The day we went to the races it was 25 degrees Celsius and sunny in town, but the races are at a higher altitude and the temperature dropped to 17 degrees. I saw some lovelies wearing tank tops and they did not last long, so dress in layers to be sure that you can stay warm. There is a lot of walking on concrete so make sure you have good shoes. You can bring a picnic basket with you or at least the couple next to us did and no one seemed to mind. On busy days, they have stands with hot dogs, french fries, beer, and beverages. The museum has a cafeteria, there is a Subway by the gift shop and outside the fence, and there are hotels and restaurants. You are not going to starve but I was surprised at the lack of vendors. I would bring a thermos with coffee next time. Restrooms are abundant and exquisitely cleaned which is good to know if you bring the coffee.

The race went wonderfully after I got my earplugs in place and I actually enjoyed it. There is very little information available about who is racing except for the German commentator on the speaker, so good thing for us Hubby went online before we left and printed off the list of the teams racing. Hubby’s favorites were all Porsches (quelle surprise) two of which driven by Norwegian teams. One of the teams included a driving instructor hubby had taken a class from so that made it extra interesting. For the 24-hour race, they had an iPhone app so spectators could keep with who was leading the race. I do not think they make the effort for shorter races. If I could have changed one thing about the facilities, it would be to have big screen with the stats. Only occasionally could decipher the information over the intercom so we could figure out who was leading the race.

As I have mentioned there were few people on race day but here is a summary of what I saw. 70 / 30 men to women ration. All age groups represented and one of the most impressive parking lots I have ever seen, above average quality cars here. It was comforting to see that, like in Norway, stag parties are pretty much the same. Friends of the groom dress him up (usually as a woman) and make him do silly things to make money, presumably for the wedding. I am pretty sure the 5 Euros I gave a charming drag queen- in-training went to purchasing more Korn but I did get a nice wet kiss on the cheek and a picture.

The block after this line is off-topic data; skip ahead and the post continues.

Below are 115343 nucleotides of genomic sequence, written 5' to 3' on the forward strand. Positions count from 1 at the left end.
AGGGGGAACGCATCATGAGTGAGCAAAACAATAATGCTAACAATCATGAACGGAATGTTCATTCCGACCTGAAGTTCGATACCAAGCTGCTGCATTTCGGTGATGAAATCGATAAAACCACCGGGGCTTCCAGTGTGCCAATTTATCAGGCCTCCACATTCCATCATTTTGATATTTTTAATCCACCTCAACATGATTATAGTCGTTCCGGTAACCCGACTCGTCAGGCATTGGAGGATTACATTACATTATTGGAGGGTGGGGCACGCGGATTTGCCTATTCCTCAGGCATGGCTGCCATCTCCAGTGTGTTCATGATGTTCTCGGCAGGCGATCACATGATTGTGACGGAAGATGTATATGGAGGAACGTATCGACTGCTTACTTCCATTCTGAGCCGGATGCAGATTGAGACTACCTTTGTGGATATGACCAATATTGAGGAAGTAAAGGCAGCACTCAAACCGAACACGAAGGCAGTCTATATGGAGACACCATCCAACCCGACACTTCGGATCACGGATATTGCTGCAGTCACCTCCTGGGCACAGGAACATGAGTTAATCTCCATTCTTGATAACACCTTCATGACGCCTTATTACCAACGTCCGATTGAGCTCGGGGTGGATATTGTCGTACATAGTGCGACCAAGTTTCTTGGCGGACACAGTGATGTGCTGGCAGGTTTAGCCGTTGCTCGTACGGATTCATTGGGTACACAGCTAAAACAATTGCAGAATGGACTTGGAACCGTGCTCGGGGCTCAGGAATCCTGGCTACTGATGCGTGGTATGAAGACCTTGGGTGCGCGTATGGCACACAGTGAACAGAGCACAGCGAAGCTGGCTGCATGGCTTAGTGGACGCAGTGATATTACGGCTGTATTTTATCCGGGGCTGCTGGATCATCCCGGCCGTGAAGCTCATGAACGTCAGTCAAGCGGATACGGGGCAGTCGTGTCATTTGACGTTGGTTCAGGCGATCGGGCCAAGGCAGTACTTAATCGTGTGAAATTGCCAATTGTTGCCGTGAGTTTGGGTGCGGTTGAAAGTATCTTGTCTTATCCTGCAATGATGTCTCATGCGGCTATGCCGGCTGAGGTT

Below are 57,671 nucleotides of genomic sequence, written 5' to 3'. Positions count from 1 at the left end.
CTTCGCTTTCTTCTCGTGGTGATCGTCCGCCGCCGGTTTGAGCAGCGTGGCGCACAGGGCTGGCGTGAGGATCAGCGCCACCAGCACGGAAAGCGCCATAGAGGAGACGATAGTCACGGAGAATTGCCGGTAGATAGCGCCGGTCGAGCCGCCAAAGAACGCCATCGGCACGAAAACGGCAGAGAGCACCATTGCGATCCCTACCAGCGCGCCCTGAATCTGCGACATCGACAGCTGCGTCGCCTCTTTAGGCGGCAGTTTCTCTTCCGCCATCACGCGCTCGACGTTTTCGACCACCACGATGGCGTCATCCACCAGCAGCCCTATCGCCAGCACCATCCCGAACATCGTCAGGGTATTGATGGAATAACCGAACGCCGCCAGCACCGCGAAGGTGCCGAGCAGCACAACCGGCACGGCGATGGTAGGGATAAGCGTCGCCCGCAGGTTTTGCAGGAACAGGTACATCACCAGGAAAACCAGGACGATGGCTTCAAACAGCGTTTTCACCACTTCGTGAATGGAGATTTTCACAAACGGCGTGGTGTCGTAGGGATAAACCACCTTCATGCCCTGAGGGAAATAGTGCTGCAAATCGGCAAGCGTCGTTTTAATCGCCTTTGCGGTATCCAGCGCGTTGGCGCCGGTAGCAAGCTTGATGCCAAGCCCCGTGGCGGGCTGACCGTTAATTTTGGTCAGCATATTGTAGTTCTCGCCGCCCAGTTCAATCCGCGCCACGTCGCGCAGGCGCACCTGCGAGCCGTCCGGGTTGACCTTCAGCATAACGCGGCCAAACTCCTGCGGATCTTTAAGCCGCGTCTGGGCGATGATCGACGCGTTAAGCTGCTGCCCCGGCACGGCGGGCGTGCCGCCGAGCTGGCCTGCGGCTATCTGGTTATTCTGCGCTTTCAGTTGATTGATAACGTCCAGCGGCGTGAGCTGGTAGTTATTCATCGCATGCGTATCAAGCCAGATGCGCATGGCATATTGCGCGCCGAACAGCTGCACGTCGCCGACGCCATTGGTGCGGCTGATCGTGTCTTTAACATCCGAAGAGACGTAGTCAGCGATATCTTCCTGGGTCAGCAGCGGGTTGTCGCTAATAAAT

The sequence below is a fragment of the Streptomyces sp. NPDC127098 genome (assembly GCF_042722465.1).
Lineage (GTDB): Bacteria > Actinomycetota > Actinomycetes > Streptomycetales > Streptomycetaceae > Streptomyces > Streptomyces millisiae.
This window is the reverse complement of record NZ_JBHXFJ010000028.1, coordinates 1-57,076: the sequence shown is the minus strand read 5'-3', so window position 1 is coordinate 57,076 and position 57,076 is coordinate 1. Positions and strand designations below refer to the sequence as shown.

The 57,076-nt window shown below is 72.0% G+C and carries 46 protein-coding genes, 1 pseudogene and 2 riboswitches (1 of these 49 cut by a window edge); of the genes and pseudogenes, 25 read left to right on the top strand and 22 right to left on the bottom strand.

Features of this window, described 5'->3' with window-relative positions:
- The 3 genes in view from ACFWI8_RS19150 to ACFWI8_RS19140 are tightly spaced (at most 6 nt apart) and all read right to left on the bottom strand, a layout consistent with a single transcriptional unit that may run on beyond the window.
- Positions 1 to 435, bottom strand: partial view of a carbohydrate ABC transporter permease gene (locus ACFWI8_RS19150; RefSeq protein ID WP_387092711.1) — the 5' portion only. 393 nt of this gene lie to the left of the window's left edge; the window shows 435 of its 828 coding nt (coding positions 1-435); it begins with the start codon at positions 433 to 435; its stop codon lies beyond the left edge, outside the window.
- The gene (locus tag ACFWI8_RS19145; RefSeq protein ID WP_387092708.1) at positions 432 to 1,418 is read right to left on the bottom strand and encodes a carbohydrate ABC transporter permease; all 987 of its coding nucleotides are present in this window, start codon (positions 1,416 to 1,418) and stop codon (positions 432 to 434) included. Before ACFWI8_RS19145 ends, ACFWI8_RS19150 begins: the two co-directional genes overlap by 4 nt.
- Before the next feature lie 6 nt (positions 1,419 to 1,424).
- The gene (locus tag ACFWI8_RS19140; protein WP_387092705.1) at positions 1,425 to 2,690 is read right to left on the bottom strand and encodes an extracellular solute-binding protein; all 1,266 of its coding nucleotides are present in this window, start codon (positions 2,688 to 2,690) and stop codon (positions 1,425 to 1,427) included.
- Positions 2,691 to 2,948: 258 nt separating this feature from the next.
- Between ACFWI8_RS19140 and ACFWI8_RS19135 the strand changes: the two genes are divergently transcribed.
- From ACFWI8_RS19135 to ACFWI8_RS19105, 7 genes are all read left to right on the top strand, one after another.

A fog crept in on the race during the last hour. It started to rain during the last half hour, which meant everyone had to get new tires. Racing tires are not good on wet asphalt. It was great fun watching the crew change tires at record speed so their cars could get back on for the last few minutes of the race. We stayed until the last car had passed the finish line but I think we were the last to go, the cold and rain took its toll on the spectators.

It was exciting and I would definitely go again, maybe next time to cheer for hubby as he careens around one of the many curves and turns on the track.

2 responses to “Nürburgring for dummies

  1. Pingback: Summer salad nr. 4 – Steak salad « Wife – in captivity·

  2. Came across your blog while poking around looking for information on the ‘ring and this entry is actually quite helpful! Thanks! If you’re so inclined, have a look at my blog and make suggestions. We’ll be in Deutschland 9 May – 23 May.

What do you think?

Fill in your details below or click an icon to log in:

WordPress.com Logo

You are commenting using your WordPress.com account. Log Out / Change )

Twitter picture

You are commenting using your Twitter account. Log Out / Change )

Facebook photo

You are commenting using your Facebook account. Log Out / Change )

Google+ photo

You are commenting using your Google+ account. Log Out / Change )

Connecting to %s